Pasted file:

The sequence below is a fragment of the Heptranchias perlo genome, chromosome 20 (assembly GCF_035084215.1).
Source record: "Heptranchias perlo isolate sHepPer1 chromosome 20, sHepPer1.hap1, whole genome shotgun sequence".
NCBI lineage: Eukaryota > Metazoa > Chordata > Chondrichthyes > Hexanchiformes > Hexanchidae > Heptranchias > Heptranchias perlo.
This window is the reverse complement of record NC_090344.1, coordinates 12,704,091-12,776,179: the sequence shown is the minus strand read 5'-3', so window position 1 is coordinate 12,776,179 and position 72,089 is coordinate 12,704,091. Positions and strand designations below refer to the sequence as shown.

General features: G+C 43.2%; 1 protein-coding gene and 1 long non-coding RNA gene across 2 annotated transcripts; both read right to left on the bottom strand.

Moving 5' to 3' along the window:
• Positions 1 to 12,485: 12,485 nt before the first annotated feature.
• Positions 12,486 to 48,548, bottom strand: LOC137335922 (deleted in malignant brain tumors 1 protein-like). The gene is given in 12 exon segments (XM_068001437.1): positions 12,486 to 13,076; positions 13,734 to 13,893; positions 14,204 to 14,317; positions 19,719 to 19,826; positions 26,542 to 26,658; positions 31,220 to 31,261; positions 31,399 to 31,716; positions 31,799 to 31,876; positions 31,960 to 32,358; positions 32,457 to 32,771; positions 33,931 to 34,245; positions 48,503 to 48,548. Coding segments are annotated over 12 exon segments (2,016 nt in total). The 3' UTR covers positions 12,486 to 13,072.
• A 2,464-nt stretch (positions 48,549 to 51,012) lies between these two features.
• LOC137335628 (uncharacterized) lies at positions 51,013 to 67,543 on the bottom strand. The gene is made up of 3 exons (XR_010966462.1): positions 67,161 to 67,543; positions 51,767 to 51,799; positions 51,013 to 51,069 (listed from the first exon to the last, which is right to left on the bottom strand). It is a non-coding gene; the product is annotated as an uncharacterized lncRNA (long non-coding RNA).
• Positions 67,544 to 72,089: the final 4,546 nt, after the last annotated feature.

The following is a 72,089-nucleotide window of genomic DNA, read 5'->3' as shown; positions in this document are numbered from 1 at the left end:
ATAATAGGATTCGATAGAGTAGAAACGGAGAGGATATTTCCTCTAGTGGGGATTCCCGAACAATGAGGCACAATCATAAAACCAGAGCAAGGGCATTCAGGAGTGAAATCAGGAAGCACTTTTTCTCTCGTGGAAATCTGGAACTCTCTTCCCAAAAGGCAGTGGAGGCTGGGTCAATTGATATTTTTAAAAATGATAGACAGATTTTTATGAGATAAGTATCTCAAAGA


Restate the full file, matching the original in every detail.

The sequence below is a fragment of the Heptranchias perlo genome, chromosome 20 (assembly GCF_035084215.1).
Source record: "Heptranchias perlo isolate sHepPer1 chromosome 20, sHepPer1.hap1, whole genome shotgun sequence".
NCBI lineage: Eukaryota > Metazoa > Chordata > Chondrichthyes > Hexanchiformes > Hexanchidae > Heptranchias > Heptranchias perlo.
This window is the reverse complement of record NC_090344.1, coordinates 12,704,091-12,776,179: the sequence shown is the minus strand read 5'-3', so window position 1 is coordinate 12,776,179 and position 72,089 is coordinate 12,704,091. Positions and strand designations below refer to the sequence as shown.

General features: G+C 43.2%; 1 protein-coding gene and 1 long non-coding RNA gene across 2 annotated transcripts; both read right to left on the bottom strand.

Moving 5' to 3' along the window:
• Positions 1 to 12,485: 12,485 nt before the first annotated feature.
• Positions 12,486 to 48,548, bottom strand: LOC137335922 (deleted in malignant brain tumors 1 protein-like). The gene is given in 12 exon segments (XM_068001437.1): positions 12,486 to 13,076; positions 13,734 to 13,893; positions 14,204 to 14,317; positions 19,719 to 19,826; positions 26,542 to 26,658; positions 31,220 to 31,261; positions 31,399 to 31,716; positions 31,799 to 31,876; positions 31,960 to 32,358; positions 32,457 to 32,771; positions 33,931 to 34,245; positions 48,503 to 48,548. Coding segments are annotated over 12 exon segments (2,016 nt in total). The 3' UTR covers positions 12,486 to 13,072.
• A 2,464-nt stretch (positions 48,549 to 51,012) lies between these two features.
• LOC137335628 (uncharacterized) lies at positions 51,013 to 67,543 on the bottom strand. The gene is made up of 3 exons (XR_010966462.1): positions 67,161 to 67,543; positions 51,767 to 51,799; positions 51,013 to 51,069 (listed from the first exon to the last, which is right to left on the bottom strand). It is a non-coding gene; the product is annotated as an uncharacterized lncRNA (long non-coding RNA).
• Positions 67,544 to 72,089: the final 4,546 nt, after the last annotated feature.

The following is a 72,089-nucleotide window of genomic DNA, read 5'->3' as shown; positions in this document are numbered from 1 at the left end:
ATAATAGGATTCGATAGAGTAGAAACGGAGAGGATATTTCCTCTAGTGGGGATTCCCGAACAATGAGGCACAATCATAAAACCAGAGCAAGGGCATTCAGGAGTGAAATCAGGAAGCACTTTTTCTCTCGTGGAAATCTGGAACTCTCTTCCCAAAAGGCAGTGGAGGCTGGGTCAATTGATATTTTTAAAAATGATAGACAGATTTTTATGAGATAAGTATCTCAAAGA